Sam Humphries is something of an indy darling right now. His previous one-shot “Our Love is Real” made a real splash earlier this year and he’s following it up with a self-published book that has been garnering the same level of buzz. The book tells the story of a young man with some psychological issues (for lack of a better term) finding himself in the ancient Aztec world and caught up in the middle of a power dispute over the proper religious teachings that the Aztec people should follow. He also doesn’t want them to wind up getting slaughtered by the incoming Spanish, so he’s got that going for him.
The book is a complex and interesting read. I admit that I had to read it twice to get the flow of information down, but seeing how the version I read was digital and I don’t have a whole lot of experience reading in that format there may have been a bit of a learning curve element to it.
I would advise giving it a shot. This may be your chance to see the breakthrough work of an artist poised to really break out in 2012. I get a similar vibe from what I got off of Fraction during Casanova here and if that’s any indication of things to come Humphries is going to wind up on top sooner rather than later.
That’s it for this week. Hopefully you will find something to enjoy there. I should have a review of Sherlock Holmes : Game of Shadows for you as well this weekend. That should be exciting.
Did you miss me? I bet you did. How would you know what comics to buy if I didn’t tell you what was good or not? Surely you would be lost and you would have to find a new hobby. Like knitting. I’m sure you could do that on your own. Can you tell I’m completely rambling right now? Sorry. I went to a Dropkick Murphys concert last night and didn’t get any sleep afterward. Oh yeah, comics!
THE PULL LIST:
ADVENTURE COMICS #8 3.99
AMAZING SPIDER-MAN #623 2.99
BOYS #40 (MR) 2.99
BUFFY THE VAMPIRE SLAYER #33 TWILIGHT PT 2 (OF 5) 2.99
CHEW #9 (MR) 2.99
CONAN THE CIMMERIAN #19 2.99
DEADPOOL TEAM-UP #895 2.99
DETECTIVE COMICS #862 3.99
FALL OF HULKS SAVAGE SHE-HULKS #1 (OF 3) FOH 3.99
FIRST WAVE #1 (OF 6) 3.99
GIRL COMICS #1 (OF 3) 4.99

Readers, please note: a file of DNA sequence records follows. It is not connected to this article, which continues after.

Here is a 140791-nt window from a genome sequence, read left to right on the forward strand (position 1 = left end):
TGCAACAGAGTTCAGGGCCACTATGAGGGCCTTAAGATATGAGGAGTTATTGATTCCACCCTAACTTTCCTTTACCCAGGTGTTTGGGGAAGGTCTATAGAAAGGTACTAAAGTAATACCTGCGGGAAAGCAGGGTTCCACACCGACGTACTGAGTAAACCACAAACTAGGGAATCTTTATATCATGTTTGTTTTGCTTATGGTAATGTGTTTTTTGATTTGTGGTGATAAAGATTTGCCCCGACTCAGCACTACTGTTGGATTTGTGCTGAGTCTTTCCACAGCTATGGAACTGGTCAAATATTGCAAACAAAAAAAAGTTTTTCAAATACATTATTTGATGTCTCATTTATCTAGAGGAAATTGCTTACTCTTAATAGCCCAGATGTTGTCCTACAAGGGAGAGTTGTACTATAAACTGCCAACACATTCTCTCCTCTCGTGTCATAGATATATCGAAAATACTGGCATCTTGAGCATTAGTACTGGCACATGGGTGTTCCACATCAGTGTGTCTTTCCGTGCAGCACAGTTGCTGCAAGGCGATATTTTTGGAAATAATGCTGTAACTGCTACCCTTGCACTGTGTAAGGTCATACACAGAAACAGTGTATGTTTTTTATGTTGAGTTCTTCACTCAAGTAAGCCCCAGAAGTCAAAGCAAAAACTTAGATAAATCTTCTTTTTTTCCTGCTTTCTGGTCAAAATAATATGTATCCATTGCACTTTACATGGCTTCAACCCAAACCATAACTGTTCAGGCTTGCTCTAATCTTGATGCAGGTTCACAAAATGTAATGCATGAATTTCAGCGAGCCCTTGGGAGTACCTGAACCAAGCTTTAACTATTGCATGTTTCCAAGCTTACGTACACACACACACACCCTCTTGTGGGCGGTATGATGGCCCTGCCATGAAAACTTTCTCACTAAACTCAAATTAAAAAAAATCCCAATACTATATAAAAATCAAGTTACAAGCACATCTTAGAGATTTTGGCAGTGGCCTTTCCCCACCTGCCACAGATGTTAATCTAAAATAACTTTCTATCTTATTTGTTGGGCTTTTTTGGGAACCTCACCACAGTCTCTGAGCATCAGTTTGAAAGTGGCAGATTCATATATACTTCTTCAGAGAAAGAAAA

GREEN HORNET # 1 3.99
INVINCIBLE IRON MAN #24 2.99
JSA ALL STARS #4 3.99
MIGHTY AVENGERS #34 2.99
PRELUDE TO DEADPOOL CORPS #1 (OF 5) 3.99
PUNISHER MAX BUTTERFLY #1 (MR) 4.99
ULTIMATE COMICS AVENGERS #5 3.99
ULTIMATE COMICS NEW ULTIMATES #1 3.99
WOLVERINE WEAPON X #11 3.99
And now, my humble opinions…
I’ll start off by saying that, yes, the art has taken a bit of a nosedive for this issue. The art isn’t horrible. It’s a bit muddy, but it’s not indecipherable and it clears up in scenes set in daylight. However, I believe that any art will look lackluster when following Michael Lark. Because, c’mon, it’s Lark.
The story however is right up my alley. We finally get a little background on this new Vulture and we get some throwback to JJJ’s involvement in crafting the original Scorpion. There’s a lot to love for Spider-Man purists here, while being modern enough to appeal to people who think that the old Lee/Ditko Spidey stories were too cheeseball.
One thing I would like to point out is that we once again get some acknowledgment of the daughter of Kraven’s existence. She’s been on the periphery for a while now but hasn’t been directly involved in the proceedings, it looks like we’re finally getting to the crux of the story, and I’m anxious to see how things play out.
First of all, how weird is it that this book has reached issue forty? It doesn’t feel like I’ve been reading it for that long. And yet, it’s been on shelves for over three years, and chugging along like a juggernaut each and every month.